Saturday, February 7, 2009

Language and the Financial Mess

In my college days, when I gave barbers little business, I came across a book by a radical thinker the premise of which was that controlling what words were used to describe matters was more important than almost anything else.

That said, we hear all the time about what to do about the banks.

Here is the first definition of a "bank" from Webster's Online Dictionary:

1. A financial institution that accepts deposits and channels the money into lending activities; "he cashed a check at the bank"; "that bank holds the mortgage on my home".

What does this have to do with the discussion about the banking crisis? Everything. Consider the quote from a article today, U.S. Plans New Bank-Capital Injections, Expanded Fed Program:

The Obama administration is considering subjecting banks to a new test to determine whether they require fresh capital injections as part of the rescue plan to be unveiled by Treasury Secretary Timothy Geithner next week, people familiar with the matter said.

But what really is happening is that the holding companies that may happen to own a depository institution are going to be vetted.

(As a doctor, I am amused about the word "injections". Whose syringe is as big as Henry Paulson's bazooka?)

If the press reported that it is not really the banks that are being bailed out, but rather giant companies, the public mood would be even angrier than it now is. Most people have no idea that Citigroup, for example, happens to own Citibank, but that most of its business is (was) unrelated to plain vanilla depository and related lending functions.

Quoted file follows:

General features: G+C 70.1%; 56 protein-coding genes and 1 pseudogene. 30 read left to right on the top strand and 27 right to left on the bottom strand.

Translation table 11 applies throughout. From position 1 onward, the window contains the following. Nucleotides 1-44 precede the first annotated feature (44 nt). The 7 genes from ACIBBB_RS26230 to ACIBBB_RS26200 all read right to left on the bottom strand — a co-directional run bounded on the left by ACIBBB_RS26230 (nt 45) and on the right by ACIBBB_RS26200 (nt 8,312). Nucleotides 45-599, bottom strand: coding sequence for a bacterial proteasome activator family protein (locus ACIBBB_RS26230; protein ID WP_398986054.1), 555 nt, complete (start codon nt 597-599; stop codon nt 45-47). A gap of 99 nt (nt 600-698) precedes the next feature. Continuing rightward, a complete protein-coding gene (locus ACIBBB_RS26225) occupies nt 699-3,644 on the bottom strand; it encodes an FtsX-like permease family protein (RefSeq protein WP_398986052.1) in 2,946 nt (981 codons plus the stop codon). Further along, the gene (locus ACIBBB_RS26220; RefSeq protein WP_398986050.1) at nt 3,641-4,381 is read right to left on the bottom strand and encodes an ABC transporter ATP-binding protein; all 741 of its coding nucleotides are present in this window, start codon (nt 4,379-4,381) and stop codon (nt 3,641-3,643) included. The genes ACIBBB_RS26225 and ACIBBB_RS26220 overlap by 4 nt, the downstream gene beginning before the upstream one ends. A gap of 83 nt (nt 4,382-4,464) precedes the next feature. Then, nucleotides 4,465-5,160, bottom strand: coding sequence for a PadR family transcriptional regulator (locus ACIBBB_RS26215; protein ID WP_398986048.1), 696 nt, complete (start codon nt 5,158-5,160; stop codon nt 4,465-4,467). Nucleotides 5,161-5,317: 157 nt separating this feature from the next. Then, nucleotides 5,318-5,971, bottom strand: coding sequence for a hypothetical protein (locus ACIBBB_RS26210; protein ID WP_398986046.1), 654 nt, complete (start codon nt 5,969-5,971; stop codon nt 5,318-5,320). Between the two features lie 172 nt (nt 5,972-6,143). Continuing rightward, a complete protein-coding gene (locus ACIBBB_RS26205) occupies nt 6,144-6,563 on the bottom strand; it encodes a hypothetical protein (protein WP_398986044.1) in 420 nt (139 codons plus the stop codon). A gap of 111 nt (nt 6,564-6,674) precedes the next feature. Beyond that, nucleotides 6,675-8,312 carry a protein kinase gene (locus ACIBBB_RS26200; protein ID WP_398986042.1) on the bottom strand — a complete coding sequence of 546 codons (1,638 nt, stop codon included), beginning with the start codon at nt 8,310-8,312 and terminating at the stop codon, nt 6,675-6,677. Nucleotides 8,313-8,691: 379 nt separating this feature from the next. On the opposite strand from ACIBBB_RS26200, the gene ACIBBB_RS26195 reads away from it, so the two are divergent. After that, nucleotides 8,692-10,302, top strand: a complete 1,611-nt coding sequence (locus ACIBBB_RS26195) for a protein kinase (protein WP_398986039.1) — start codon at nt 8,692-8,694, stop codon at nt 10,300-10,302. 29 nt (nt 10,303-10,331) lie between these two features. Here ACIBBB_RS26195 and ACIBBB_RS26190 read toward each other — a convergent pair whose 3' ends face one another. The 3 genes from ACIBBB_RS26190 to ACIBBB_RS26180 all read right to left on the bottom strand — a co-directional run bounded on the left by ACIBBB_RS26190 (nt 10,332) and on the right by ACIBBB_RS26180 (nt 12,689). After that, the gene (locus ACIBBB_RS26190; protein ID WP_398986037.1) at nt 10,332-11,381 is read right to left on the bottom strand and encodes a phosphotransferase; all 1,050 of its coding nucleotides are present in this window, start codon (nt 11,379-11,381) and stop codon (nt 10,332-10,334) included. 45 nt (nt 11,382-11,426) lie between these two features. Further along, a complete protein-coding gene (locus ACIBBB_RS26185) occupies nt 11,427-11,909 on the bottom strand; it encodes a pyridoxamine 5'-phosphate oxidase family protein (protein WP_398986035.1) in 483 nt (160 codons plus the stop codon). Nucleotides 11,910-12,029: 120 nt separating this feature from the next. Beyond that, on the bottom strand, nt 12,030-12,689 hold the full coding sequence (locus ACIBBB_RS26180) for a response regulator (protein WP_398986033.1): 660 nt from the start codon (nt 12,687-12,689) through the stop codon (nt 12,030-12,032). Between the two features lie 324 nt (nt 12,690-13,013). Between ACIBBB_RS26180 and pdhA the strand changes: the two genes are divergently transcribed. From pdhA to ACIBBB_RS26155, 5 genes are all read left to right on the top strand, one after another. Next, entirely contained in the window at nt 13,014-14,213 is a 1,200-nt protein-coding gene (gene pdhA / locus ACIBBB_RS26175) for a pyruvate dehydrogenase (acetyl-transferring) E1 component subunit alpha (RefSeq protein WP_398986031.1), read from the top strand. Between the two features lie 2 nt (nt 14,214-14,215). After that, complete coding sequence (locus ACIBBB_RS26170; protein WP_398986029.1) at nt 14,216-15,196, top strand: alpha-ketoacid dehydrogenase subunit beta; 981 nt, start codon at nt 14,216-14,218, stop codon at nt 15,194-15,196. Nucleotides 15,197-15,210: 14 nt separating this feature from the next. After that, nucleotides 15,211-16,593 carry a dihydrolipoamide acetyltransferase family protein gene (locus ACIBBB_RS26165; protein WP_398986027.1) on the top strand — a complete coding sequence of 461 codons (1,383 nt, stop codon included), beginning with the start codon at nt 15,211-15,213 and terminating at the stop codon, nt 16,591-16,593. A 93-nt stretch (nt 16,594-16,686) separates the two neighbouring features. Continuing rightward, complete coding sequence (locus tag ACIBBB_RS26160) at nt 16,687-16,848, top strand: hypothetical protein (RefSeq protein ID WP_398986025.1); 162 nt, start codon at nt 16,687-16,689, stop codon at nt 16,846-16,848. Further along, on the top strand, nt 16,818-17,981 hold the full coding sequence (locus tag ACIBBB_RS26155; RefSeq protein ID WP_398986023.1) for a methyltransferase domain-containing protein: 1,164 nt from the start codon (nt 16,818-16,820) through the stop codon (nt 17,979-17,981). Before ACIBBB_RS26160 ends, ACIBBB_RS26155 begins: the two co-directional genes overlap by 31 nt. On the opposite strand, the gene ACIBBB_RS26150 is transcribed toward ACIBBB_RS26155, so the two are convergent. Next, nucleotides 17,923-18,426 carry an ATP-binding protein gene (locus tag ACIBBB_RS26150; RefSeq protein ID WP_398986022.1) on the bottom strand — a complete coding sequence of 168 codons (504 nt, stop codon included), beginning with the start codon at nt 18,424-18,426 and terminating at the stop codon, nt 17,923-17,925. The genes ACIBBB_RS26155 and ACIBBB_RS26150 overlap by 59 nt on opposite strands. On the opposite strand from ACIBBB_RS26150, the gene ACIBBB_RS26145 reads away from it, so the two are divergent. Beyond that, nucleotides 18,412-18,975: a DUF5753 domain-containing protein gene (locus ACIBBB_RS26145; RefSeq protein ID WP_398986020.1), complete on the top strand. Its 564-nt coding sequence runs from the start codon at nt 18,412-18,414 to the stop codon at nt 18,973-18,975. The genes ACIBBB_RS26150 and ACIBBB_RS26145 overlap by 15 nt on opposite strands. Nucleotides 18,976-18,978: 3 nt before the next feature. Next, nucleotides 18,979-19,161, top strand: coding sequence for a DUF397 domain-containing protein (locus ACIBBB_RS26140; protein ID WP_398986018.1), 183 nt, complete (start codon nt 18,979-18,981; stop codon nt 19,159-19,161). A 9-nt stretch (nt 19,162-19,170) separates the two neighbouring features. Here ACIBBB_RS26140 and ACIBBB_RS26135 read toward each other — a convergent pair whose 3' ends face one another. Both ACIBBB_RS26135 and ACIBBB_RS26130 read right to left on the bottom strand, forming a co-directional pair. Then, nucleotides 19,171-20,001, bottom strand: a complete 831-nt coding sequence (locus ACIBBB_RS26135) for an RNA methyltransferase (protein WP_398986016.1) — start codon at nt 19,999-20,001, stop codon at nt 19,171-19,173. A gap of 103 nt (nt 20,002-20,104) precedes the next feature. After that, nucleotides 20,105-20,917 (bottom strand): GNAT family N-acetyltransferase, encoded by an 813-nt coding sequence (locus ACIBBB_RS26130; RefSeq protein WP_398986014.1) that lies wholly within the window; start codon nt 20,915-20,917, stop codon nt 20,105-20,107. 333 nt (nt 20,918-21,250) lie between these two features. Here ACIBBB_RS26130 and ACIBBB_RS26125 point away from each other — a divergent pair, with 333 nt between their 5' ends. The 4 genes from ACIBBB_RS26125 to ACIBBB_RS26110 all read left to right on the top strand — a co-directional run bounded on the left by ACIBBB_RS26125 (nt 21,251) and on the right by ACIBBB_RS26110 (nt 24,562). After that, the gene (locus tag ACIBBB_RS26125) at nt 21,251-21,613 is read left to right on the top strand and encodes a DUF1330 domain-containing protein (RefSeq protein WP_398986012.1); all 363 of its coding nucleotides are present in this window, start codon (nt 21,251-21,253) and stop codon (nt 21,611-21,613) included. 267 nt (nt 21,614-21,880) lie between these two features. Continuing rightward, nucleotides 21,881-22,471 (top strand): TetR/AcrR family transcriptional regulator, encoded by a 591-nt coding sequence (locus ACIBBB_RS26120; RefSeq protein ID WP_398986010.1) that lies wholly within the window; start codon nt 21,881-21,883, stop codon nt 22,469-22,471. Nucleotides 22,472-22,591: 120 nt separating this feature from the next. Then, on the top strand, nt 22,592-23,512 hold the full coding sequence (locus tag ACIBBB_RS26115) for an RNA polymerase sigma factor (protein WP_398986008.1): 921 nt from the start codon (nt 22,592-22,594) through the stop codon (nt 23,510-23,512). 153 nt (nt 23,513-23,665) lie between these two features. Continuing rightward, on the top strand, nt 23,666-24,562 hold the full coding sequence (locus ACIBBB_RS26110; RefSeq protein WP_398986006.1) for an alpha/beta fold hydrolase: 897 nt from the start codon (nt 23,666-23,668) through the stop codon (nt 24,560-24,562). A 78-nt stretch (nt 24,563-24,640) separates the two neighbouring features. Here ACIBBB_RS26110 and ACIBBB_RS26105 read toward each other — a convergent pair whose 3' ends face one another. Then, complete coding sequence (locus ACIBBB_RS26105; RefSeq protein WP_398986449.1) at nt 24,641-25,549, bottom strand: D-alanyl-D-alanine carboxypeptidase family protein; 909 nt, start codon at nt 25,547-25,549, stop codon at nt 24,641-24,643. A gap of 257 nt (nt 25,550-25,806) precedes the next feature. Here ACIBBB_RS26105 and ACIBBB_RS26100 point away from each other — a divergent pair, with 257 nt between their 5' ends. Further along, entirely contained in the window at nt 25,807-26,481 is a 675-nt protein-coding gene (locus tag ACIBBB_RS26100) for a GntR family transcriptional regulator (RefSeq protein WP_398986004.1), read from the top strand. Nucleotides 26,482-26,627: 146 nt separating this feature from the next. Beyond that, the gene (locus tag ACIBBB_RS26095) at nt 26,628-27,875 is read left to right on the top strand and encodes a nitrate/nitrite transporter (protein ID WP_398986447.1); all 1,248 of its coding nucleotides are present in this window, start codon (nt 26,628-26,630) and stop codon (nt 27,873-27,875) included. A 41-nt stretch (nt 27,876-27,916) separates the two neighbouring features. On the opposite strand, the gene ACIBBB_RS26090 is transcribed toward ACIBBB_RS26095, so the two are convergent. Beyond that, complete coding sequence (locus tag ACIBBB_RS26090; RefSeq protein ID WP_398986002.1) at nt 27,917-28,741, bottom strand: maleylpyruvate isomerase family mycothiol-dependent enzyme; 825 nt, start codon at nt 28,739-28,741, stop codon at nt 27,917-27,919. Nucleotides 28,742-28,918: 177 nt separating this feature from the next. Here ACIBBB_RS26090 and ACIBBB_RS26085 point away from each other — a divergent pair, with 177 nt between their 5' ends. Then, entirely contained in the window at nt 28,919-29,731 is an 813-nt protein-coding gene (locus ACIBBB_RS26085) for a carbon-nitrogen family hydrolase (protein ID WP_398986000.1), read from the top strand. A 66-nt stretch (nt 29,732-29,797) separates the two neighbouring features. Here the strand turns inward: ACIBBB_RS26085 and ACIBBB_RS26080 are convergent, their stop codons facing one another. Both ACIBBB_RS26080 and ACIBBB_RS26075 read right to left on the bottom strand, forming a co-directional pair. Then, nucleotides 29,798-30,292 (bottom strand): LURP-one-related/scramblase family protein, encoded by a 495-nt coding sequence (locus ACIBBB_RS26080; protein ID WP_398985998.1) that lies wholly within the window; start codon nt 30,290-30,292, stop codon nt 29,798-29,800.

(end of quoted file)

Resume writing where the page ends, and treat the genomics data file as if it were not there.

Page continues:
In a related matter, here are quotes from the same article that are designed to obfuscate:

Officials are also considering ways to deal with the toxic assets clogging banks’ balance sheets . . .

A lesson from past experience with banking crises around the globe is that the removal of bad assets from bank balance sheets . . .

What if the article had said: "These conglomerates are insolvent; their assets exceed their liabilities"?

Instead the author makes it seem as though somehow some hairballs of "bad assets" got in the drain and need to be removed.

Newsflash: In what the IMF now calls a "depression", not a recession, the worst thing a lender can do is make a risky loan.

In equity, not in debt, lies the solution.

Copyright (C) Long Lake LLC 2009

No comments:

Post a Comment